Second, look for the natural payoff. It is important to look at both the short-term cost of installation and the long-term cost of ownership when considering an environmentally friendly solution. The best option is often a product made from natural materials which can provide both the lowest occupancy-ready cost while also delivering the added benefit of low-toxicity, bio-based and biodegradable performance in the future.

Third, don't miss the easy opportunities. Some of the best ideas for improving infection control are also among the simplest. Hands need to be washed, staff members need to wear personal protective equipment and need to be trained in infection control. In design, eliminate areas where harmful bacteria are likely to breed, like the cracks that develop between tiles in a vinyl floor.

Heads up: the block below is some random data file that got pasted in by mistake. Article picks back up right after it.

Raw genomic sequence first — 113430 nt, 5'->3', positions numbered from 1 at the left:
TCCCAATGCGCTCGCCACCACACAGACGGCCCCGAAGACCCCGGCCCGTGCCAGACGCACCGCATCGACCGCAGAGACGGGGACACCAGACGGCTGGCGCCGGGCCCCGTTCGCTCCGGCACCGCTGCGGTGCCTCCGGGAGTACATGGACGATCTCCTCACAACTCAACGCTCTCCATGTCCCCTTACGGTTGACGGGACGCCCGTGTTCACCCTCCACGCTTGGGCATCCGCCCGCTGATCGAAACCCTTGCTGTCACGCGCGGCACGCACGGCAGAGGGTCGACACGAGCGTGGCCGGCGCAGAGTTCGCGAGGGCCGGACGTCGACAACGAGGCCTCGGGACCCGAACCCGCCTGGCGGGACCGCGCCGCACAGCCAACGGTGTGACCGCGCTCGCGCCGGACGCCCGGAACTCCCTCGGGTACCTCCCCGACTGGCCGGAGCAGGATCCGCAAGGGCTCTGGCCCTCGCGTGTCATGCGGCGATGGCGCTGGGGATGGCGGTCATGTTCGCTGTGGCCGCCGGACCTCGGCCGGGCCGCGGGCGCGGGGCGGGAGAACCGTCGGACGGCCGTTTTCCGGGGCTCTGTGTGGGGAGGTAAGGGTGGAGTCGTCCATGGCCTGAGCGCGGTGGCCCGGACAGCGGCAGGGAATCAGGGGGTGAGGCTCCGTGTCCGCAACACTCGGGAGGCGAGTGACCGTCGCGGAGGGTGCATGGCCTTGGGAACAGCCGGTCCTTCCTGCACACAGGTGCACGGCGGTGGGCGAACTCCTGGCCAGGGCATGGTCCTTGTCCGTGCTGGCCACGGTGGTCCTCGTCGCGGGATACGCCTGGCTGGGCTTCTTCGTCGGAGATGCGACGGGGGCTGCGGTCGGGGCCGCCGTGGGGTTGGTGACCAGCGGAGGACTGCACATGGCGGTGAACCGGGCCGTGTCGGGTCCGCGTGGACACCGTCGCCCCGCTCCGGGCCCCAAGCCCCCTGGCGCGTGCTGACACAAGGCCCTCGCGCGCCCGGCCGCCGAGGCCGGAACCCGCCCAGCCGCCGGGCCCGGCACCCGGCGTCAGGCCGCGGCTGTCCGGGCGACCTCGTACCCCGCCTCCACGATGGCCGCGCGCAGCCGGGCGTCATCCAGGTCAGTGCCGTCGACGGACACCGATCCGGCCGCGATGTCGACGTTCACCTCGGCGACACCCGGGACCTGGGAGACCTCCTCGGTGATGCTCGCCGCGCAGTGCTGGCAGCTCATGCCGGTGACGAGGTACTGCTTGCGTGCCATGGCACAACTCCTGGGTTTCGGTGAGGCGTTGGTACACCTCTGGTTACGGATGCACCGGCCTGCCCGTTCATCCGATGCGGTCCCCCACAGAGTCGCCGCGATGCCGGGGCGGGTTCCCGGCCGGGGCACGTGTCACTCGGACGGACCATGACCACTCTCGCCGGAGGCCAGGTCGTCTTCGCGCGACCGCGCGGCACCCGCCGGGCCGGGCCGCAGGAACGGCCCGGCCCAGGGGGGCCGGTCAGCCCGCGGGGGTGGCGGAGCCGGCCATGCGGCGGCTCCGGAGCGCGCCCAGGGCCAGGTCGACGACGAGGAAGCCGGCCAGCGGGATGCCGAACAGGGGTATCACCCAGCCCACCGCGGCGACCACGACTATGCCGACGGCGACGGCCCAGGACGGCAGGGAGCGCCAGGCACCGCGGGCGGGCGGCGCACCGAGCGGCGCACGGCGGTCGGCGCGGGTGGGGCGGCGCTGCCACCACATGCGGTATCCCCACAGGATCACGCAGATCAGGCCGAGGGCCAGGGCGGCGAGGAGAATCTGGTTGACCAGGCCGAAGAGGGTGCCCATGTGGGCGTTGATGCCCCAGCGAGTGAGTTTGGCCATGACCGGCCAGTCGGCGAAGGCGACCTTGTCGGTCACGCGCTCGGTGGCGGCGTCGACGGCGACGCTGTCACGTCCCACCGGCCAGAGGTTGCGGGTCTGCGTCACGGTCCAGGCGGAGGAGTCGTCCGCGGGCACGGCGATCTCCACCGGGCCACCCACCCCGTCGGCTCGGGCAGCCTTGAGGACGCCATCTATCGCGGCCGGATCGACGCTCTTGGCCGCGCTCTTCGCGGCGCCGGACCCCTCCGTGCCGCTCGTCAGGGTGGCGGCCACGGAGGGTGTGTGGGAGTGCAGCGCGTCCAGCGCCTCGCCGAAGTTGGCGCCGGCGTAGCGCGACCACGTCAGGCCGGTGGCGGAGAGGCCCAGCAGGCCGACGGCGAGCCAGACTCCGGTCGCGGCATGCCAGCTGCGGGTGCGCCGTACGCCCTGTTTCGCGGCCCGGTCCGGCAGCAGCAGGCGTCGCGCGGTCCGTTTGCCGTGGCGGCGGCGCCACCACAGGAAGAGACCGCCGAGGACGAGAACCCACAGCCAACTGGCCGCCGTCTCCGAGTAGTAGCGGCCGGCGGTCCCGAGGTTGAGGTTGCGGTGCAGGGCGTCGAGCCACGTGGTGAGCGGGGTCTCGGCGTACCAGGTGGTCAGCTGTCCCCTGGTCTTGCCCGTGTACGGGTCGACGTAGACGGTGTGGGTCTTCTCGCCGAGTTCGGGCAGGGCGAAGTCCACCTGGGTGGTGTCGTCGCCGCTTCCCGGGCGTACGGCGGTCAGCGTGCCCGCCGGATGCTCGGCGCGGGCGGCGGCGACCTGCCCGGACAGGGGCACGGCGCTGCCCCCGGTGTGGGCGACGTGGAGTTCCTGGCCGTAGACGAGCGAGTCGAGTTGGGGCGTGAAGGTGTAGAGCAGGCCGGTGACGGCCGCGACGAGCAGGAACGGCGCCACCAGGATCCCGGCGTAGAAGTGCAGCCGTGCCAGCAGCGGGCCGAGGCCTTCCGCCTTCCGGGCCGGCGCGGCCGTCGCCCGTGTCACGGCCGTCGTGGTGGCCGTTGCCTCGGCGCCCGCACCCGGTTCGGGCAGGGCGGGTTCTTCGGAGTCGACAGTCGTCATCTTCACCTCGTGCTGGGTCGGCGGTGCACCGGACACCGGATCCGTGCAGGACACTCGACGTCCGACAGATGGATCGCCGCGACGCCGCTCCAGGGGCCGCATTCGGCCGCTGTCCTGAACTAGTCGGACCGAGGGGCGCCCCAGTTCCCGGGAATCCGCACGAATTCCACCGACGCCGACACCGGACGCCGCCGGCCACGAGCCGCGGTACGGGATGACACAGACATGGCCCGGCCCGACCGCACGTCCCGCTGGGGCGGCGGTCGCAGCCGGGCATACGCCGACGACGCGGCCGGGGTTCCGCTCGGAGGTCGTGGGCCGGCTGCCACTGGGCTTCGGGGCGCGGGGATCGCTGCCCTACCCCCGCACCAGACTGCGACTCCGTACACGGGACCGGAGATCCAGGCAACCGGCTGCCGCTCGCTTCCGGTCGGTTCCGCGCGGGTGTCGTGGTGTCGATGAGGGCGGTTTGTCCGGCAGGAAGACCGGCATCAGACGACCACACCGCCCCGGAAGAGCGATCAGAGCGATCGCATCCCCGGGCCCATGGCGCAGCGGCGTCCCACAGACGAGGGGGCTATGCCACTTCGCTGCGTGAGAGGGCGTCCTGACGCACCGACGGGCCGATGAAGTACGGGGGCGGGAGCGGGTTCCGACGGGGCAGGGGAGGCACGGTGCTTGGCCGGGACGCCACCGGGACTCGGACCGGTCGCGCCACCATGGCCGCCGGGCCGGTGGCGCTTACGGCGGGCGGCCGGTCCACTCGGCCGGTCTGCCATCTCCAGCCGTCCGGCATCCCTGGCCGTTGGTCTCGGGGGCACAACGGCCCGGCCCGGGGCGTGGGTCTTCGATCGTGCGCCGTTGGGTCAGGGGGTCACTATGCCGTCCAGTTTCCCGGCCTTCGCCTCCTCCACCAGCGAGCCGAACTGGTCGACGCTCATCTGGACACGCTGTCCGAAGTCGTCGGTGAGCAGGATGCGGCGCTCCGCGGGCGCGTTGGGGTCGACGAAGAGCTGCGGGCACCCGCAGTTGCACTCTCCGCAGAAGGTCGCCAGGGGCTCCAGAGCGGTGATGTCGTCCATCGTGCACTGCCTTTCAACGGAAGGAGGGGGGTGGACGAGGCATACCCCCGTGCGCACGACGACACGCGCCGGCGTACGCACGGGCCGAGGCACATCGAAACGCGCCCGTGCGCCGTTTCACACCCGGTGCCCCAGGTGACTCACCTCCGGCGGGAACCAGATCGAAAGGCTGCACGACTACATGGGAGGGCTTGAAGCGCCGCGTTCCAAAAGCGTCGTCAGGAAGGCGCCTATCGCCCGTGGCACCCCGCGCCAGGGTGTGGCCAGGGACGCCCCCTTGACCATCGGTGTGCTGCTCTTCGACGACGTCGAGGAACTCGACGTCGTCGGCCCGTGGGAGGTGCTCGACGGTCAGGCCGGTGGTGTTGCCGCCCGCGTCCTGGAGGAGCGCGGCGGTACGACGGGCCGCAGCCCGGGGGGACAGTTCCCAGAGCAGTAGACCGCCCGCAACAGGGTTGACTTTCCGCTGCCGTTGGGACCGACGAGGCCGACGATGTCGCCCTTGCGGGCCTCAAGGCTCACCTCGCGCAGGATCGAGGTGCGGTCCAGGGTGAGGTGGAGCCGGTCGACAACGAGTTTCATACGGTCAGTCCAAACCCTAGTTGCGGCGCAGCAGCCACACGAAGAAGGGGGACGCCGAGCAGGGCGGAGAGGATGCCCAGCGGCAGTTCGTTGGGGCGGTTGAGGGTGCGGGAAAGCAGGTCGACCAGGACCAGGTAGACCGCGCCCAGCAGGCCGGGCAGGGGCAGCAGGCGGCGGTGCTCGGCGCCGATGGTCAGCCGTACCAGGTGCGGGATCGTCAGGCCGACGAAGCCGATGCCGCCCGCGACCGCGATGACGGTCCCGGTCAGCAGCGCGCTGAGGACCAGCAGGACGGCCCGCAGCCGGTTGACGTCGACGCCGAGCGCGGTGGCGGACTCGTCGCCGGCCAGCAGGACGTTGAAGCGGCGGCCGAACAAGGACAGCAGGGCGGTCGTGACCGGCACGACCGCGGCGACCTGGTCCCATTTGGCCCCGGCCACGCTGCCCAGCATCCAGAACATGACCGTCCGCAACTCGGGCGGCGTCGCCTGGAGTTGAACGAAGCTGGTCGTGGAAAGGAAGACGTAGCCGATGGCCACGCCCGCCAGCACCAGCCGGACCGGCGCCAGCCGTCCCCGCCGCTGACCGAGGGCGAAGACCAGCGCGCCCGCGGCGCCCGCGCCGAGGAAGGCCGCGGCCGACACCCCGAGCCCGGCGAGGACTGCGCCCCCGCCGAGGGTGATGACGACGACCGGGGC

We all have a professional interest in protecting the public from indoor toxicity and infection. More importantly, if we are parents, personal caregivers or concerned members of our community there can also be a deeply personal interest. By designing and specifying safe, healthy, indoor environments, we help ensure the well-being of the public, our children, and grandchildren for generations to come.

Peter J. Arsenault, FAIA, NCARB, LEED AP, practices architecture, consults on green and sustainable design, writes on technical topics, and presents nationwide on all of the above. www.linkedin.com/in/pjaarch

 

References

1. The Biocidal Products Regulation (EU 528/2012). For more information: http://echa.europa.eu/regulations/biocidal-products-regulation

2. “Chemicals and Our Health: Why Recent Science is a Call to Action”, a report published by the Safer Chemicals Healthy Families coalition.

3. “The Future of Fabric – Health Care,” published by the Healthy Building Network, October 2007 in conjunction with Health Care Without Harm's Research Collaborative.